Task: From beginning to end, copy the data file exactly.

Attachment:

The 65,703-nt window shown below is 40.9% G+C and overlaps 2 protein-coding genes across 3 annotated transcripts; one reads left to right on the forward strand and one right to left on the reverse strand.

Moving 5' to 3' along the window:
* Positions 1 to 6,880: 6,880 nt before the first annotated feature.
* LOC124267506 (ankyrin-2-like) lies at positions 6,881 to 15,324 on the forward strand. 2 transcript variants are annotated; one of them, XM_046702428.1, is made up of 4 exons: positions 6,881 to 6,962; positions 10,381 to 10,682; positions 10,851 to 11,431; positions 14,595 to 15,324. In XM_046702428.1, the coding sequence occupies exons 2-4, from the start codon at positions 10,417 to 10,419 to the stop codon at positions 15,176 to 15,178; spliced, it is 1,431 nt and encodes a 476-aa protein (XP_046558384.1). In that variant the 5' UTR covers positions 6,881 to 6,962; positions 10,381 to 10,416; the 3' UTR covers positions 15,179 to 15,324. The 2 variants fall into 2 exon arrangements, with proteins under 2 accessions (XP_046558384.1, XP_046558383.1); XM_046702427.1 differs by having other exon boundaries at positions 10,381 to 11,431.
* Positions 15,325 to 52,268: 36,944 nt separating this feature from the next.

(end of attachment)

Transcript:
The 65,703-nt window shown below is 40.9% G+C and overlaps 2 protein-coding genes across 3 annotated transcripts; one reads left to right on the forward strand and one right to left on the reverse strand.

Moving 5' to 3' along the window:
* Positions 1 to 6,880: 6,880 nt before the first annotated feature.
* LOC124267506 (ankyrin-2-like) lies at positions 6,881 to 15,324 on the forward strand. 2 transcript variants are annotated; one of them, XM_046702428.1, is made up of 4 exons: positions 6,881 to 6,962; positions 10,381 to 10,682; positions 10,851 to 11,431; positions 14,595 to 15,324. In XM_046702428.1, the coding sequence occupies exons 2-4, from the start codon at positions 10,417 to 10,419 to the stop codon at positions 15,176 to 15,178; spliced, it is 1,431 nt and encodes a 476-aa protein (XP_046558384.1). In that variant the 5' UTR covers positions 6,881 to 6,962; positions 10,381 to 10,416; the 3' UTR covers positions 15,179 to 15,324. The 2 variants fall into 2 exon arrangements, with proteins under 2 accessions (XP_046558384.1, XP_046558383.1); XM_046702427.1 differs by having other exon boundaries at positions 10,381 to 11,431.
* Positions 15,325 to 52,268: 36,944 nt separating this feature from the next.